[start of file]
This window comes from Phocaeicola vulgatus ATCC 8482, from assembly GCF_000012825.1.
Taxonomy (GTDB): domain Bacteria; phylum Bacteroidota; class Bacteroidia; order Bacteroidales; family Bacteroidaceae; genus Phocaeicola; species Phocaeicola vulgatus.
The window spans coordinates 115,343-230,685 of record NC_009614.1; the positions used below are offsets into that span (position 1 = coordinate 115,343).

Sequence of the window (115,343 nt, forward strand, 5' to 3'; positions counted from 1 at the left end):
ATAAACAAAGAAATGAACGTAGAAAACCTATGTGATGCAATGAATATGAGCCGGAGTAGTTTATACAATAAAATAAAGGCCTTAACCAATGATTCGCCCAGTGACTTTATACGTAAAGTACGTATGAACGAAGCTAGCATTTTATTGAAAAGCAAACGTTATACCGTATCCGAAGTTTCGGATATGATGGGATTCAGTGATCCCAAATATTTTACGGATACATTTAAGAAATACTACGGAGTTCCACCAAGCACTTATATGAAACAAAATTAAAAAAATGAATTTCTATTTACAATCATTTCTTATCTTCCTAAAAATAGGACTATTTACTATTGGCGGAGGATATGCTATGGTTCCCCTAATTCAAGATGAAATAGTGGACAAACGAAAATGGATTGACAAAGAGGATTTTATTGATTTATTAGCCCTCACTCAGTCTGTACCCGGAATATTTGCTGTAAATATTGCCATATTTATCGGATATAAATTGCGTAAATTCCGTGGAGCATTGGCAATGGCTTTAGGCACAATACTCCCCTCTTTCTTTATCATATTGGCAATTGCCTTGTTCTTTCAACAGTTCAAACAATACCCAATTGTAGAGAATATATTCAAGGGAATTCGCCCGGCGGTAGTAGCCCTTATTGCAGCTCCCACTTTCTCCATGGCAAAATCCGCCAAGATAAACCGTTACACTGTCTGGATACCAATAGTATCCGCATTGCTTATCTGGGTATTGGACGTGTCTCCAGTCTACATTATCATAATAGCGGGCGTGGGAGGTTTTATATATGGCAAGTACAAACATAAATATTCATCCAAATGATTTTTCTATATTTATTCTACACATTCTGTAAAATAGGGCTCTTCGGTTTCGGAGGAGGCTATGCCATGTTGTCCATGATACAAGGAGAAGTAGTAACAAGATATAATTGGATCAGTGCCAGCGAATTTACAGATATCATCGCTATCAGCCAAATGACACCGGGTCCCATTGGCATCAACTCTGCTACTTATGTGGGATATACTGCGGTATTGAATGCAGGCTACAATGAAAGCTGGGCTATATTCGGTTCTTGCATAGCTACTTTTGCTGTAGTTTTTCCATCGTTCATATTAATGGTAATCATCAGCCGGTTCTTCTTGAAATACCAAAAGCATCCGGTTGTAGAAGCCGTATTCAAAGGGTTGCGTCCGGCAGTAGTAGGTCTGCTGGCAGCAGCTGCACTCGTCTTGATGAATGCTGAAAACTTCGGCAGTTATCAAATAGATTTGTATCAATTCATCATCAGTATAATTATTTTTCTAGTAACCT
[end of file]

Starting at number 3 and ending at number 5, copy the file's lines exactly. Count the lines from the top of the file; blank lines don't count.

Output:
The window spans coordinates 115,343-230,685 of record NC_009614.1; the positions used below are offsets into that span (position 1 = coordinate 115,343).

Sequence of the window (115,343 nt, forward strand, 5' to 3'; positions counted from 1 at the left end):
ATAAACAAAGAAATGAACGTAGAAAACCTATGTGATGCAATGAATATGAGCCGGAGTAGTTTATACAATAAAATAAAGGCCTTAACCAATGATTCGCCCAGTGACTTTATACGTAAAGTACGTATGAACGAAGCTAGCATTTTATTGAAAAGCAAACGTTATACCGTATCCGAAGTTTCGGATATGATGGGATTCAGTGATCCCAAATATTTTACGGATACATTTAAGAAATACTACGGAGTTCCACCAAGCACTTATATGAAACAAAATTAAAAAAATGAATTTCTATTTACAATCATTTCTTATCTTCCTAAAAATAGGACTATTTACTATTGGCGGAGGATATGCTATGGTTCCCCTAATTCAAGATGAAATAGTGGACAAACGAAAATGGATTGACAAAGAGGATTTTATTGATTTATTAGCCCTCACTCAGTCTGTACCCGGAATATTTGCTGTAAATATTGCCATATTTATCGGATATAAATTGCGTAAATTCCGTGGAGCATTGGCAATGGCTTTAGGCACAATACTCCCCTCTTTCTTTATCATATTGGCAATTGCCTTGTTCTTTCAACAGTTCAAACAATACCCAATTGTAGAGAATATATTCAAGGGAATTCGCCCGGCGGTAGTAGCCCTTATTGCAGCTCCCACTTTCTCCATGGCAAAATCCGCCAAGATAAACCGTTACACTGTCTGGATACCAATAGTATCCGCATTGCTTATCTGGGTATTGGACGTGTCTCCAGTCTACATTATCATAATAGCGGGCGTGGGAGGTTTTATATATGGCAAGTACAAACATAAATATTCATCCAAATGATTTTTCTATATTTATTCTACACATTCTGTAAAATAGGGCTCTTCGGTTTCGGAGGAGGCTATGCCATGTTGTCCATGATACAAGGAGAAGTAGTAACAAGATATAATTGGATCAGTGCCAGCGAATTTACAGATATCATCGCTATCAGCCAAATGACACCGGGTCCCATTGGCATCAACTCTGCTACTTATGTGGGATATACTGCGGTATTGAATGCAGGCTACAATGAAAGCTGGGCTATATTCGGTTCTTGCATAGCTACTTTTGCTGTAGTTTTTCCATCGTTCATATTAATGGTAATCATCAGCCGGTTCTTCTTGAAATACCAAAAGCATCCGGTTGTAGAAGCCGTATTCAAAGGGTTGCGTCCGGCAGTAGTAGGTCTGCTGGCAGCAGCTGCACTCGTCTTGATGAATGCTGAAAACTTCGGCAGTTATCAAATAGATTTGTATCAATTCATCATCAGTATAATTATTTTTCTAGTAACCT